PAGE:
Chickenpox, causes, symptoms, and treatment.


Chickenpox infection is an infection caused by the Varicella-zoster virus. However, It causes an itchy rash with small, fluid-filled blisters. Over several days, the blisters pop and start to leak. Therefore, it is highly contagious to people who haven’t had the disease or been vaccinated against it. The vaccine is available to protect children against chickenpox. The chickenpox vaccine is a safe, effective way to prevent it. Once you have had the illness you won’t catch it again from another person. Then they crust and scab over before finally healing.


Chickenpox infection is caused by the Varicella-zoster virus. It spread through direct contact with the rash. However, it can also spread when a person with the illness coughs or sneezes and inhale the air droplets.


Chickenpox is normally a mild disease. However, it can lead to complications which include:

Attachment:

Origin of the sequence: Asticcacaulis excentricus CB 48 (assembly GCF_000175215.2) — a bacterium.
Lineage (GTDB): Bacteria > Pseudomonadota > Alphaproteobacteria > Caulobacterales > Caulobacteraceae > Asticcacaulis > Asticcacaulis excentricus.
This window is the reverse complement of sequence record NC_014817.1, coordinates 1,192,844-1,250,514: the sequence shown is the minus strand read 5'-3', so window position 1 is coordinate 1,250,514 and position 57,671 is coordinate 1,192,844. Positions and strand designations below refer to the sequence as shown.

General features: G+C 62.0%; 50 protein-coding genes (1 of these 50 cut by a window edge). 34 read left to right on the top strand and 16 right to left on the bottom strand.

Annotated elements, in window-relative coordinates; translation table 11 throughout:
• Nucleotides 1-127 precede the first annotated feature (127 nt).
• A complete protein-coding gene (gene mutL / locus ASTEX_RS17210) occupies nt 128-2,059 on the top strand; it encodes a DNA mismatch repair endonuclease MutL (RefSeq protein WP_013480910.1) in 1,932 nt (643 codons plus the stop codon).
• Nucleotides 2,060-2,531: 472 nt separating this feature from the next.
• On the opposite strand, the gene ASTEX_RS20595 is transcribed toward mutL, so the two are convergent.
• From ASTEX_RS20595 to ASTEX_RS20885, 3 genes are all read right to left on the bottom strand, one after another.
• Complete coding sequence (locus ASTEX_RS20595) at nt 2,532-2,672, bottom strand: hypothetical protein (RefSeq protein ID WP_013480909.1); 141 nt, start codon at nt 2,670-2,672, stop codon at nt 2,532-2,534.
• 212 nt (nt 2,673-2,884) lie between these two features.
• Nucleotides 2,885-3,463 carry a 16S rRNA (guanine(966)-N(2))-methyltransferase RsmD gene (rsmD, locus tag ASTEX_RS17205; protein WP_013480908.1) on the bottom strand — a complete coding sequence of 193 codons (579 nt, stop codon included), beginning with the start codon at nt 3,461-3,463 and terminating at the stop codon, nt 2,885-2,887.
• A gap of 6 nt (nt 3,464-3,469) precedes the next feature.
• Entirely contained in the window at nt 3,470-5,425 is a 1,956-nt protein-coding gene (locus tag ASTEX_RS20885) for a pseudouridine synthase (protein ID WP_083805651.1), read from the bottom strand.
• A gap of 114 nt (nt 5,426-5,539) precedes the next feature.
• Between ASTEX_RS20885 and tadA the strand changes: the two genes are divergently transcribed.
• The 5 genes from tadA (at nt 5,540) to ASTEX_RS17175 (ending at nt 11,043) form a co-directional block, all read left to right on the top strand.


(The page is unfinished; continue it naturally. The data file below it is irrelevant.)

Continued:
• Bacterial infections of the skin.
  • Dehydration.
  • Pneumonia.
  • Inflammation of the brain.
  • Toxic shocks syndrome.
  • Death.

Symptoms of chickenpox.

  • Fever.
  • Feeling tired.
  • Headache.
  • Skin rash.
  • Scabs after the blisters break.
  • Skin that looks blotchy.
  • Spots that fade away.
  • Stomachache.
  • Bumps filled with a liquid that looks like milk water.

Stages of chickenpox.

It develops in stages. Before the rash appears, there may be:

An itchy rash will present on the face or body. However, the rash will formulate into spots. In addition, the severity of the rash can vary. The rash will develop into a fluid-filled blister that will turn cloudy. Therefore, these blisters make 3-5 days to hear. The blisters will become scabs. In addition, the scabs will fall off after about a week.


Chickenpox can be prevented by a vaccine. Treatment usually involves relieving indications, although high-risk groups may receive antiviral medication. In addition, a cool bath with baking soda, aluminum acetate help to treat chickenpox. Also, avoid scratching as it can cause scarring, slow healing, and increase the risk that the sores will become infected. However, doctors can prescribe antihistamines to relieve itching.

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